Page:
If a week is a long time in politics, a year is an eternity. A little less than 12 months ago, the education establishment was vigorously debating the prospect of a re-elected Conservative government lifting the 20-year-old ban on grammar school expansion and reintroducing them across the country.
As we all know, that plan melted away along with the government’s majority. Opponents who had vociferously argued that selection at 11 tended to penalise disadvantaged students breathed a sigh of relief. I’d imagine grammar schools weren’t too displeased to drop out of the limelight either. Few schools like to be front and centre of contentious political campaigns – it detracts from the important job of educating children.
Even if new secretary of state Damian Hinds revives the government’s grammar school plans, which seems unlikely given the parliamentary arithmetic, very little will change in the short to medium term. Yet the issues raised in the debate haven’t gone away. Indeed, as schools minister Nick Gibb said in a response to the Commons Education Select Committee at the end of last year, the government still expects selective schools to improve admissions for disadvantaged pupils.
The fact remains that only 2.6 per cent of grammar students are on free school meals – well below the national average. As research has consistently found, these children find it far harder to get into grammars than their better-off peers. Even when children have the same attainment at 11, pupils in the poorest quintile have only a 25 per cent chance of getting into grammar schools, compared with a 70 per cent chance for those from the least deprived quintile. The political debate may have moved on, but surely we still have a duty to tackle this educational imbalance?
Grammar schools – which my organisation develops and administers 11-plus admissions tests for – have come to the same conclusion. Several have quotas for those on free school meals and some give them priority if they are oversubscribed. These moves are welcome, but they only come into play once a child has passed the admissions test. They don’t help them to access or pass the 11-plus in the first place.
'Early years is crucial to close the gap'
What children from more deprived backgrounds need is targeted support and encouragement much earlier. Ideally, disadvantaged students need to receive an excellent education before age 7 if the attainment gap isn’t to become entrenched; 11 is too late. A renewed emphasis on investing in the quality of early years and primary education is therefore essential, as is the early identification of pupils with the potential to benefit most from a grammar school education.
Grammar schools have always provided outreach for local primary schools. Now some are fine-tuning that outreach for pupils who need it most. Partly this is about providing role models – sending student ambassadors into schools that have traditionally sent few or no pupils to grammars, for instance, or making open days as inclusive as possible. It can also involve teachers from grammar schools working more closely with their counterparts in primary and providing support in English, maths and science.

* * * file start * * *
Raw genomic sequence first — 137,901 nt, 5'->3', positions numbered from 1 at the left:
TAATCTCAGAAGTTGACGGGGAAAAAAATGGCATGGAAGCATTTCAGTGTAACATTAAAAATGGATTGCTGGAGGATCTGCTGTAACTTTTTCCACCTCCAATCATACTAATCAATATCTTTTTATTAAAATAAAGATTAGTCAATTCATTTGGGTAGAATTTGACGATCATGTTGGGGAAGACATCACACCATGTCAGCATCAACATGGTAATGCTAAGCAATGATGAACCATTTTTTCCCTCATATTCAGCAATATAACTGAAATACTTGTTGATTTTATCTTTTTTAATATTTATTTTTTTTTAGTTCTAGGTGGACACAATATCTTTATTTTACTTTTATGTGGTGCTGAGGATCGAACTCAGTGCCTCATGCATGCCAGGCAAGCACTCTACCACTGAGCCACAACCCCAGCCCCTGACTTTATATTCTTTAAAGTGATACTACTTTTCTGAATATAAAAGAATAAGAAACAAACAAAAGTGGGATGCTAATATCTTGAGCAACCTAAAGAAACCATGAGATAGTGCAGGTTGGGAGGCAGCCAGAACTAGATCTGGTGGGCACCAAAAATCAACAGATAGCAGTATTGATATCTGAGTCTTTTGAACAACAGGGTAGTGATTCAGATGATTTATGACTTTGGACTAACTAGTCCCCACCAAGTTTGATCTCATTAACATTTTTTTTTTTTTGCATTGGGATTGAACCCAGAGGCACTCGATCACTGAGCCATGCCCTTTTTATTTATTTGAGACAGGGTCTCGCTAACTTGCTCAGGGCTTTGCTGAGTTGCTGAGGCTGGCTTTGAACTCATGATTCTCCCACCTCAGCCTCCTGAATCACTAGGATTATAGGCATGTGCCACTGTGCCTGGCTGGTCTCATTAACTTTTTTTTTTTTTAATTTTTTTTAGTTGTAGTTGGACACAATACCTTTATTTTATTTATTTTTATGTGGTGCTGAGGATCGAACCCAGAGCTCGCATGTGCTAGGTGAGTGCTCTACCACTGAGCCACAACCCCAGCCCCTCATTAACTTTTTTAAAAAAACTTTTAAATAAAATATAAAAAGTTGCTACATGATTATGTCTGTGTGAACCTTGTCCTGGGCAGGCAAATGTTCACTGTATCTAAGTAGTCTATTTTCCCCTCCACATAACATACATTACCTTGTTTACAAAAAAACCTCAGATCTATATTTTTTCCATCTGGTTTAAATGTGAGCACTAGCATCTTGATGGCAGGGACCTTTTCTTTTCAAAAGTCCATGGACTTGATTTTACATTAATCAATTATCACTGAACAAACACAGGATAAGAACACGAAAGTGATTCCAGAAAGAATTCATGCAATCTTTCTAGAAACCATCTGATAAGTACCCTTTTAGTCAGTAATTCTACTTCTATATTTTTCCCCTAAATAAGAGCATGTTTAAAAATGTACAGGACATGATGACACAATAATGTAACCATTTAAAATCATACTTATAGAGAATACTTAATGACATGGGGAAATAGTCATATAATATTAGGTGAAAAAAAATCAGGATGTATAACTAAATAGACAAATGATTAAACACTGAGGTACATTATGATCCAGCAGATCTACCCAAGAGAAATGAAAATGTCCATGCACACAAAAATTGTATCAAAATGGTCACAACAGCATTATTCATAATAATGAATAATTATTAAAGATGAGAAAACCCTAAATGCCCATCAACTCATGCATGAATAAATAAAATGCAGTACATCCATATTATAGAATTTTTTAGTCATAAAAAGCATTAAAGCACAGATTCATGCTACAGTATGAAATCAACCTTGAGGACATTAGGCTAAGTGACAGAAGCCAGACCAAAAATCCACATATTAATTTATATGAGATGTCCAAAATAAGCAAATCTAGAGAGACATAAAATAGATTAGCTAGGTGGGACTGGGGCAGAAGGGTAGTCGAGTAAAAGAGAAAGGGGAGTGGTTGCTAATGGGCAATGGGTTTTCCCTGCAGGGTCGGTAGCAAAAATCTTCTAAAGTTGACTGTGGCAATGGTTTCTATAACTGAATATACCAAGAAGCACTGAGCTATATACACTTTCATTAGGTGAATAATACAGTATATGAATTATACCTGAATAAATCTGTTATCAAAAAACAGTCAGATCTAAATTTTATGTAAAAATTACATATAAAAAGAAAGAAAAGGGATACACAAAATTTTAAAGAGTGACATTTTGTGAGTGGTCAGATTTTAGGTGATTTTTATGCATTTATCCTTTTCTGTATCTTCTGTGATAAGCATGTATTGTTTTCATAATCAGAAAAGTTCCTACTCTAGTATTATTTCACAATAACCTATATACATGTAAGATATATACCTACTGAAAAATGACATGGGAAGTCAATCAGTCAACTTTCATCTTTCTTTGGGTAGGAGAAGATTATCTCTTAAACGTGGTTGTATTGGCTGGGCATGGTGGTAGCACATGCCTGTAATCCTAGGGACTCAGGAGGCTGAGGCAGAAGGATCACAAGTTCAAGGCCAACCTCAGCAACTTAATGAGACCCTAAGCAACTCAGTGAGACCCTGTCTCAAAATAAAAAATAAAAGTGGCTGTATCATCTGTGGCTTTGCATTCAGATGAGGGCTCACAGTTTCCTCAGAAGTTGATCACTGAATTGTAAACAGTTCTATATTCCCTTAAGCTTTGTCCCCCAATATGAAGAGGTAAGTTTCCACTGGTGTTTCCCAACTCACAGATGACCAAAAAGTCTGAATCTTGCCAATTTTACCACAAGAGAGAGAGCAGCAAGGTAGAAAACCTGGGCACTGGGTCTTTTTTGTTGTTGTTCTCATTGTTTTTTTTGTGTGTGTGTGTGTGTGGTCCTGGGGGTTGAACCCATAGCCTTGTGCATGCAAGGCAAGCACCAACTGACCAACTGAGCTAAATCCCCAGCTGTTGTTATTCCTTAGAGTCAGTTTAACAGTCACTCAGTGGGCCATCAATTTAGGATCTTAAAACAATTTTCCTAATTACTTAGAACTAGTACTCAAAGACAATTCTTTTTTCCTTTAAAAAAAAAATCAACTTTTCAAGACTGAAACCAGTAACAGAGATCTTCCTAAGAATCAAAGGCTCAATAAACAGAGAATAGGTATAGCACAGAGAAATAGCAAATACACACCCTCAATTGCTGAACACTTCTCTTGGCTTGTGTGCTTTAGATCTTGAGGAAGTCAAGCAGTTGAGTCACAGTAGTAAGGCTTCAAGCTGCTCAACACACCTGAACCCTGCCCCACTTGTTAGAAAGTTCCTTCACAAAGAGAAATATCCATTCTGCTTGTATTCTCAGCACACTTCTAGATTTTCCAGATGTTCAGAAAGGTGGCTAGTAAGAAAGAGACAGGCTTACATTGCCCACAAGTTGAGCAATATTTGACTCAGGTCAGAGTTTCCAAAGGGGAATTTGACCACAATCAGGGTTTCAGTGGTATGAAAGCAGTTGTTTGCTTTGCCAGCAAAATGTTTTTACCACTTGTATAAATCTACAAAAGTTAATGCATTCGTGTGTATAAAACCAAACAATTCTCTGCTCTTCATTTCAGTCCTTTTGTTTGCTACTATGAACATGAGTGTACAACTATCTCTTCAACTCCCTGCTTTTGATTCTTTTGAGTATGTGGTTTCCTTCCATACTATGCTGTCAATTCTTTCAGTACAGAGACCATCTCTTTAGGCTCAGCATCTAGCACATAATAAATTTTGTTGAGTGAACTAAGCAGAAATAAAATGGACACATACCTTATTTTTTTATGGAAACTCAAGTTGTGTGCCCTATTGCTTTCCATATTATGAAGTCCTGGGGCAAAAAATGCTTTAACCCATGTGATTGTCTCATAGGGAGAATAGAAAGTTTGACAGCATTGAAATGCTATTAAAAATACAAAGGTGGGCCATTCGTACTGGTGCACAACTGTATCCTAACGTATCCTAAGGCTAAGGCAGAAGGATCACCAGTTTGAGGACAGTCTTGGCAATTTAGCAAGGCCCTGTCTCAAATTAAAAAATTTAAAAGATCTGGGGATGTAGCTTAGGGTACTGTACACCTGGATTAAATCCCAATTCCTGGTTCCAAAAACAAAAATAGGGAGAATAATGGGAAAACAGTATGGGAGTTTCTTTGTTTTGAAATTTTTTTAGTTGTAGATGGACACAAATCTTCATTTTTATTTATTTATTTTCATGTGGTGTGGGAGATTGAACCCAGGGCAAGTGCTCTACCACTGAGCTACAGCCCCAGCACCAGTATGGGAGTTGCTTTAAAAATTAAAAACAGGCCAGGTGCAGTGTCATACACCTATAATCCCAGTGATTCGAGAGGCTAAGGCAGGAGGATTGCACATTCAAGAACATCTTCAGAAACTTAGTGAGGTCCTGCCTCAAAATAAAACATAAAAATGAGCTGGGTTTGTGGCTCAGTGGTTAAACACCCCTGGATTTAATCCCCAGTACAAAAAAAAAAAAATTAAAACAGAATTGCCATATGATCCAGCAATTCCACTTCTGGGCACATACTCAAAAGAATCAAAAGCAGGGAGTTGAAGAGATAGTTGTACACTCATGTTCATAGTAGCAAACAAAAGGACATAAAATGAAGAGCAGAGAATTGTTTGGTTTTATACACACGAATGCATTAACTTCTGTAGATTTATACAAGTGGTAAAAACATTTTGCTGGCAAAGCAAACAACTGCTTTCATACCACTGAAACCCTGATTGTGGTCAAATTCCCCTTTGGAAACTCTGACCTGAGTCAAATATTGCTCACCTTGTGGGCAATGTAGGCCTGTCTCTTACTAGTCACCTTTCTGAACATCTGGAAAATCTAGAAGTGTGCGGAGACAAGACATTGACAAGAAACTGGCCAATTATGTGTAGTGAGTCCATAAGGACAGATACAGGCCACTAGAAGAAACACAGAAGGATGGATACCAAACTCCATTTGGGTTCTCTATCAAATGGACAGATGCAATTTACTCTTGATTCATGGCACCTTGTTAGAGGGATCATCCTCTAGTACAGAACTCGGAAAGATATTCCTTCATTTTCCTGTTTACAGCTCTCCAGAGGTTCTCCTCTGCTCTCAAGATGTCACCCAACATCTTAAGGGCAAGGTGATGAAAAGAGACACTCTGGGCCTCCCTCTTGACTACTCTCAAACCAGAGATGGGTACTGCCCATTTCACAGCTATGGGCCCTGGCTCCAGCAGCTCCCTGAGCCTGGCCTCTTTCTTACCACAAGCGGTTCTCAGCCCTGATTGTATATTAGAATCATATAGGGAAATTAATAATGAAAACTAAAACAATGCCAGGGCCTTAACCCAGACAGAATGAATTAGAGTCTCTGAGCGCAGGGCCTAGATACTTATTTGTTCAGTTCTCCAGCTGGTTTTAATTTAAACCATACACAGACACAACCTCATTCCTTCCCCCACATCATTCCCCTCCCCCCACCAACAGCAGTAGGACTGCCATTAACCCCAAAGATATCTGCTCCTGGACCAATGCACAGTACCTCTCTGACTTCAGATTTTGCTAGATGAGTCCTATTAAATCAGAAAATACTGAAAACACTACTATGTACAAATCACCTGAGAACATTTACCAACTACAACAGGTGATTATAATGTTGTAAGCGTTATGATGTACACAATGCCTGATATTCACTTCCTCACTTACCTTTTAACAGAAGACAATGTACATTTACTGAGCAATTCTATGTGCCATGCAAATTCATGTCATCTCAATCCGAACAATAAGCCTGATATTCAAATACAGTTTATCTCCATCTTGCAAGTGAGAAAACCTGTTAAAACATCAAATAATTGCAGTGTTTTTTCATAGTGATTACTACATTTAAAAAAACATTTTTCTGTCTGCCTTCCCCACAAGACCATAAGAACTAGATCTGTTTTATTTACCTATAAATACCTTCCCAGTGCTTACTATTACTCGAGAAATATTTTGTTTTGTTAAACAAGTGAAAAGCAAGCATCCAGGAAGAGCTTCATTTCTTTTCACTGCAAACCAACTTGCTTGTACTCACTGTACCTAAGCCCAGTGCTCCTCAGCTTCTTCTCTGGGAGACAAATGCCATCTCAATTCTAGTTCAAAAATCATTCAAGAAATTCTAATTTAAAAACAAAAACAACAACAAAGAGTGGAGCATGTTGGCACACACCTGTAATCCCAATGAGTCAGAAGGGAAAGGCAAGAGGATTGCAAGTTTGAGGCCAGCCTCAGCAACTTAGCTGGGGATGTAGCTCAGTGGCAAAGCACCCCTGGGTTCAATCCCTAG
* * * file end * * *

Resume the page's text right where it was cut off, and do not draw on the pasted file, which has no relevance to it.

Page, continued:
But it’s also about equipping teachers, parents and students with the requisite information to tackle the 11-plus. This could mean, for example, holding practice tests to provide all children with experience of the test format and the setting (their seat, room and invigilators) in order to put them more at ease. Research conducted into other tests and exams has shown that a single practice test before an exam can be effective.
Another move has been to make familiarisation materials freely available for children and their parents, as the government specifically advocated in its response to the select committee report. These acquaint pupils with the kinds of questions they will experience in the 11-plus and the answering format, which they may not have encountered in their primary schools. They help pupils to prepare, and they help parents to help them, too.
Will these measures entirely compensate for the obstacles disadvantaged children generally face in the years leading up to the 11-plus, as well as in the 11-plus itself? No, they won’t, and doubtless more needs to be done. Nor will they quell the objections of those who reject the whole concept of grammar schools.
Yet such strategies can help to level the playing field gradually. As the status quo looks likely to continue for several years yet, hasn’t society a duty to make grammar school education as accessible as possible to those – from all backgrounds – who are best placed to benefit?
Greg Watson is chief executive of GL Assessment. GL Assessment develops and administers 11-plus admissions tests, which are used by grammar schools and county councils across England
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